By John P. Badgerow
April 06, 2011
Money is power. In a democracy such as ours, there should never be so much power in the hands of so few people as there is today. The gap between the wealthy and the poor began to widen dramatically in the early 1970s and has grown at an alarming pace over the past decade. Now the middle class, too, is rapidly being left in the dust.
There is no single, easy solution to this “crisis of the gap” but a potentially effective way of addressing it is to greatly increase the rate of income tax on the wealthy. This increase would begin to narrow the gap by restraining (not stopping or reversing) income growth among the wealthy without slowing continued growth in the incomes of the vast majority of Americans. The gap would narrow from the bottom up. The additional tax revenues could be used in many ways that would benefit all Americans; for example, improving the nation’s deteriorating infrastructure (which would also create numerous jobs and save billions of dollars in the long run).
Whenever anyone calls attention to the crisis of the gap, they are immediately and vociferously accused of promoting class warfare. The term “class warfare” is used not because it’s accurate but because it’s inflammatory. It’s meant to deflect attention. The very people who have long been dedicated to the concentration of wealth in the hands of the few have just as long been using this tactic of blaming those who witness it. Not only are we expected to accept what they’re doing, we’re expected to accept it silently. There are some very powerful people out there who want to keep it that way.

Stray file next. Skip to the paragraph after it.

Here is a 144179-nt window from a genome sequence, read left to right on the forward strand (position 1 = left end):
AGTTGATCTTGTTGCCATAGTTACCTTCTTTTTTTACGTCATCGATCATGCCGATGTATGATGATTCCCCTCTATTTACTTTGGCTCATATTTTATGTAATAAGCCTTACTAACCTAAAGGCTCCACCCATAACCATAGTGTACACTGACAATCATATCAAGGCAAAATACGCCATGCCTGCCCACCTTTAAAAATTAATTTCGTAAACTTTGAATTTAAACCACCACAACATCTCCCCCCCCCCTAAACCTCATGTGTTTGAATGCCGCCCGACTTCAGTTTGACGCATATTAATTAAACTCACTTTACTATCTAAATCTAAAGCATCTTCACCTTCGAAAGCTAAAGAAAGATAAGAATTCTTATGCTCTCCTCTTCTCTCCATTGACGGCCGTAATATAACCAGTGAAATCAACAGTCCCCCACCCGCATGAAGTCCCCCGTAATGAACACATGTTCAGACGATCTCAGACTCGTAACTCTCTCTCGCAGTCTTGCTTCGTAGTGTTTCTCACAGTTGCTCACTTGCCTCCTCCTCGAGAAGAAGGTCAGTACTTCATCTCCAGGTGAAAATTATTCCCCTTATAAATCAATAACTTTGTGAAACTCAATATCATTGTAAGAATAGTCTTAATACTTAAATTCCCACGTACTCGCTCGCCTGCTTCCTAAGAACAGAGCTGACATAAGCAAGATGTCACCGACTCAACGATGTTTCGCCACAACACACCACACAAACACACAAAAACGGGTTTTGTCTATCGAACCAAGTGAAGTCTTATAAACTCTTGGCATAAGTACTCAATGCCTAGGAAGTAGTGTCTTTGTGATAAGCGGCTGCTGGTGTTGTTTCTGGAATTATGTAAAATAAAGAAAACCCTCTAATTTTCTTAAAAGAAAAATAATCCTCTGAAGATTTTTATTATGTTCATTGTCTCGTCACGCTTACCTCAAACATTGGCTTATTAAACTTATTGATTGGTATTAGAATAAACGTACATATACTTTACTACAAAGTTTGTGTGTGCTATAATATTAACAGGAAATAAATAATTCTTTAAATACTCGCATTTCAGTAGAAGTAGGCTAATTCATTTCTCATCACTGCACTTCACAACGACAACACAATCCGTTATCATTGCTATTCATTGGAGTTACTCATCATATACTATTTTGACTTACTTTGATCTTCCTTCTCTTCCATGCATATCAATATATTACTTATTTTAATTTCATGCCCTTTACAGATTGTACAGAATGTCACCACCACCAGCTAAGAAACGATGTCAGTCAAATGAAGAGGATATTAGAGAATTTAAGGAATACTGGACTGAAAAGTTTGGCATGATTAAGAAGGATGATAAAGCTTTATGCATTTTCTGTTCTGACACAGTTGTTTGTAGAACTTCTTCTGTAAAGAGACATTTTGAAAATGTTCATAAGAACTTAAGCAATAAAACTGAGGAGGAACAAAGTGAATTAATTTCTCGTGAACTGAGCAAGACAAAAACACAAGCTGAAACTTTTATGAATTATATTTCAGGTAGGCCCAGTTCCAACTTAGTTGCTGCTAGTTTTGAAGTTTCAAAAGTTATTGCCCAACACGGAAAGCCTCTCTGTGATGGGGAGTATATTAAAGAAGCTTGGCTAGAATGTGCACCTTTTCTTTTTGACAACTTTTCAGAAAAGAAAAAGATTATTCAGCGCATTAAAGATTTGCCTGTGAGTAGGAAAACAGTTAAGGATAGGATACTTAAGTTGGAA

“Socialism” is another inflammatory term in common use these days. Heavier taxation of the wealthy is not socialism. It’s not the redistribution of wealth. The poor should not be made wealthier at the expense of the rich. The rich should not pay taxes to support the poor. The rich should pay taxes to support America. It is the middle class and the working poor who have built and sustained America. It is the middle class to which the poor aspire and from which the wealthy arise. Now it is the middle class that falls increasingly into poverty while the already wealthy become increasingly more so.
Certainly, not all wealthy people are the same. Blanket condemnations are seldom appropriate. Some of the wealthy have contributed great sums of money to charitable causes, thereby bringing much that is good into the world. The donors to The Kalamazoo Promise are a prime example. Their anonymity is the mark of true charity. Unfortunately, such examples are all too rare. The vast majority of the rich give in a way that is self-aggrandizing or for an ulterior motive and give precious little in proportion to what they have. Also, speaking of blanket condemnations, those who characterize the poor as lazy and without ambition should spend a day with a single parent or a couple caring for their children while working three or four part-time jobs and attending a community college to get something better.
There are those who would say we should not further tax the rich because that would be penalizing them for their success. In the first place, some of them are rich through inheritance or good luck rather than personal success. But, much more importantly, it would take a far greater level of taxation than will ever be imposed to truly penalize the rich. At worse, they may have to do without a few more of their customary luxury items. In most cases, instead of having perhaps 10 times the money they really need by any reasonable, objective measure, they’ll only have eight or nine times the money. Never cry for the rich, they can take care of themselves — all too well.
There are also those who would say we should not further tax the rich because this would put an undue burden on the small business owners who employ millions of Americans. But an overwhelming majority of small business owners have annual incomes below $250,000. They are of the middle class, not the rich.